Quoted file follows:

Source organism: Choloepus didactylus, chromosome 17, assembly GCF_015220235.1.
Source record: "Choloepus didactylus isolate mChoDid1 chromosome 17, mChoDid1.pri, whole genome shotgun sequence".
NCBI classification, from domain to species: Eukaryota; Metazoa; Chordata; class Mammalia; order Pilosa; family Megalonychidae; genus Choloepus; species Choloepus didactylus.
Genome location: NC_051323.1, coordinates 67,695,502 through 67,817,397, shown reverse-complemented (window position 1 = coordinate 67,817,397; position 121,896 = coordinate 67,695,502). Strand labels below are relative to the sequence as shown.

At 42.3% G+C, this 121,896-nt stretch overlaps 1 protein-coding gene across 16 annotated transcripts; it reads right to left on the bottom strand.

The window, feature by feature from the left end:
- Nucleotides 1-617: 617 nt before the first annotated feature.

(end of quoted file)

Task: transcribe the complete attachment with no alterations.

Source organism: Choloepus didactylus, chromosome 17, assembly GCF_015220235.1.
Source record: "Choloepus didactylus isolate mChoDid1 chromosome 17, mChoDid1.pri, whole genome shotgun sequence".
NCBI classification, from domain to species: Eukaryota; Metazoa; Chordata; class Mammalia; order Pilosa; family Megalonychidae; genus Choloepus; species Choloepus didactylus.
Genome location: NC_051323.1, coordinates 67,695,502 through 67,817,397, shown reverse-complemented (window position 1 = coordinate 67,817,397; position 121,896 = coordinate 67,695,502). Strand labels below are relative to the sequence as shown.

At 42.3% G+C, this 121,896-nt stretch overlaps 1 protein-coding gene across 16 annotated transcripts; it reads right to left on the bottom strand.

The window, feature by feature from the left end:
- Nucleotides 1-617: 617 nt before the first annotated feature.